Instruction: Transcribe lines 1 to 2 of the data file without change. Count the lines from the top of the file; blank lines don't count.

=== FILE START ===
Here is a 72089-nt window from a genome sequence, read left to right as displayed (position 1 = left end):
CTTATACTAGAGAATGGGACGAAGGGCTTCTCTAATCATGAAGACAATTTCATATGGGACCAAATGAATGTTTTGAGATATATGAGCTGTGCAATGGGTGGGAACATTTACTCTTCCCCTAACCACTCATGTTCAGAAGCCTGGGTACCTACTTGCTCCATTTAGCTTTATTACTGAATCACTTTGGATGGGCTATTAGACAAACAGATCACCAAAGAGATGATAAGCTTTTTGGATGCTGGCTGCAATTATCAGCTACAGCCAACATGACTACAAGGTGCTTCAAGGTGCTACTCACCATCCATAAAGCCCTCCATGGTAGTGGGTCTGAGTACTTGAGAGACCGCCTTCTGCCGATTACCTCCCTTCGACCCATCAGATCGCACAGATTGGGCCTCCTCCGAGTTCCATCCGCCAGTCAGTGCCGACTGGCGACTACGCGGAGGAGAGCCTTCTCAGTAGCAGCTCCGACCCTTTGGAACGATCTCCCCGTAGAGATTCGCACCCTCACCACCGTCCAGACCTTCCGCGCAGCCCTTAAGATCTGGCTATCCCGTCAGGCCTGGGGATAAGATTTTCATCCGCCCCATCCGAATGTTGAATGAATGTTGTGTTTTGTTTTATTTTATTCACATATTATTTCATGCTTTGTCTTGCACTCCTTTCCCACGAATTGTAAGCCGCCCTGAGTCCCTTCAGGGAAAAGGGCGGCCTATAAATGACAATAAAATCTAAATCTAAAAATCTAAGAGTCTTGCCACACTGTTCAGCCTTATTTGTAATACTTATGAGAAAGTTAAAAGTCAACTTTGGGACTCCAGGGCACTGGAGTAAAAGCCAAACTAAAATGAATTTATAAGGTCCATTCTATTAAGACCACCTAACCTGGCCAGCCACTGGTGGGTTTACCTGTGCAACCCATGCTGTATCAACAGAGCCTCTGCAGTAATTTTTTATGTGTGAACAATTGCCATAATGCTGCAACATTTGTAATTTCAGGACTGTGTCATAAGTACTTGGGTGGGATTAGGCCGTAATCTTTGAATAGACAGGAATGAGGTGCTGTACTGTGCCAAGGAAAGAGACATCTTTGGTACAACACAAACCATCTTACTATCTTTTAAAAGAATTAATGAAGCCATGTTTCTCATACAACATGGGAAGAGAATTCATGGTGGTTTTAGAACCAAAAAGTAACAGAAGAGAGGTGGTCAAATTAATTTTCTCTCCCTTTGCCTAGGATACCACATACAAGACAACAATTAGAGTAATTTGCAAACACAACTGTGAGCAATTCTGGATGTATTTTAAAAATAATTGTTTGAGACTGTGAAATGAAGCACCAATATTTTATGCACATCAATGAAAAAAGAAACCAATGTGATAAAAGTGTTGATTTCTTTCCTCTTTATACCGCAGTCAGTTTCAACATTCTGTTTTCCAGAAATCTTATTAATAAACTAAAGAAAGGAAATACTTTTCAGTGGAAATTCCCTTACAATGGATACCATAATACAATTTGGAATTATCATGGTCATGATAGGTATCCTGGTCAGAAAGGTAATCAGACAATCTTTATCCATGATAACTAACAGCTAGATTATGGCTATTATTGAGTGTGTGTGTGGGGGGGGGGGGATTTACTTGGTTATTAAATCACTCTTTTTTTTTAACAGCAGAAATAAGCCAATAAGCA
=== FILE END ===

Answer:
Here is a 72089-nt window from a genome sequence, read left to right as displayed (position 1 = left end):
CTTATACTAGAGAATGGGACGAAGGGCTTCTCTAATCATGAAGACAATTTCATATGGGACCAAATGAATGTTTTGAGATATATGAGCTGTGCAATGGGTGGGAACATTTACTCTTCCCCTAACCACTCATGTTCAGAAGCCTGGGTACCTACTTGCTCCATTTAGCTTTATTACTGAATCACTTTGGATGGGCTATTAGACAAACAGATCACCAAAGAGATGATAAGCTTTTTGGATGCTGGCTGCAATTATCAGCTACAGCCAACATGACTACAAGGTGCTTCAAGGTGCTACTCACCATCCATAAAGCCCTCCATGGTAGTGGGTCTGAGTACTTGAGAGACCGCCTTCTGCCGATTACCTCCCTTCGACCCATCAGATCGCACAGATTGGGCCTCCTCCGAGTTCCATCCGCCAGTCAGTGCCGACTGGCGACTACGCGGAGGAGAGCCTTCTCAGTAGCAGCTCCGACCCTTTGGAACGATCTCCCCGTAGAGATTCGCACCCTCACCACCGTCCAGACCTTCCGCGCAGCCCTTAAGATCTGGCTATCCCGTCAGGCCTGGGGATAAGATTTTCATCCGCCCCATCCGAATGTTGAATGAATGTTGTGTTTTGTTTTATTTTATTCACATATTATTTCATGCTTTGTCTTGCACTCCTTTCCCACGAATTGTAAGCCGCCCTGAGTCCCTTCAGGGAAAAGGGCGGCCTATAAATGACAATAAAATCTAAATCTAAAAATCTAAGAGTCTTGCCACACTGTTCAGCCTTATTTGTAATACTTATGAGAAAGTTAAAAGTCAACTTTGGGACTCCAGGGCACTGGAGTAAAAGCCAAACTAAAATGAATTTATAAGGTCCATTCTATTAAGACCACCTAACCTGGCCAGCCACTGGTGGGTTTACCTGTGCAACCCATGCTGTATCAACAGAGCCTCTGCAGTAATTTTTTATGTGTGAACAATTGCCATAATGCTGCAACATTTGTAATTTCAGGACTGTGTCATAAGTACTTGGGTGGGATTAGGCCGTAATCTTTGAATAGACAGGAATGAGGTGCTGTACTGTGCCAAGGAAAGAGACATCTTTGGTACAACACAAACCATCTTACTATCTTTTAAAAGAATTAATGAAGCCATGTTTCTCATACAACATGGGAAGAGAATTCATGGTGGTTTTAGAACCAAAAAGTAACAGAAGAGAGGTGGTCAAATTAATTTTCTCTCCCTTTGCCTAGGATACCACATACAAGACAACAATTAGAGTAATTTGCAAACACAACTGTGAGCAATTCTGGATGTATTTTAAAAATAATTGTTTGAGACTGTGAAATGAAGCACCAATATTTTATGCACATCAATGAAAAAAGAAACCAATGTGATAAAAGTGTTGATTTCTTTCCTCTTTATACCGCAGTCAGTTTCAACATTCTGTTTTCCAGAAATCTTATTAATAAACTAAAGAAAGGAAATACTTTTCAGTGGAAATTCCCTTACAATGGATACCATAATACAATTTGGAATTATCATGGTCATGATAGGTATCCTGGTCAGAAAGGTAATCAGACAATCTTTATCCATGATAACTAACAGCTAGATTATGGCTATTATTGAGTGTGTGTGTGGGGGGGGGGGGATTTACTTGGTTATTAAATCACTCTTTTTTTTTAACAGCAGAAATAAGCCAATAAGCA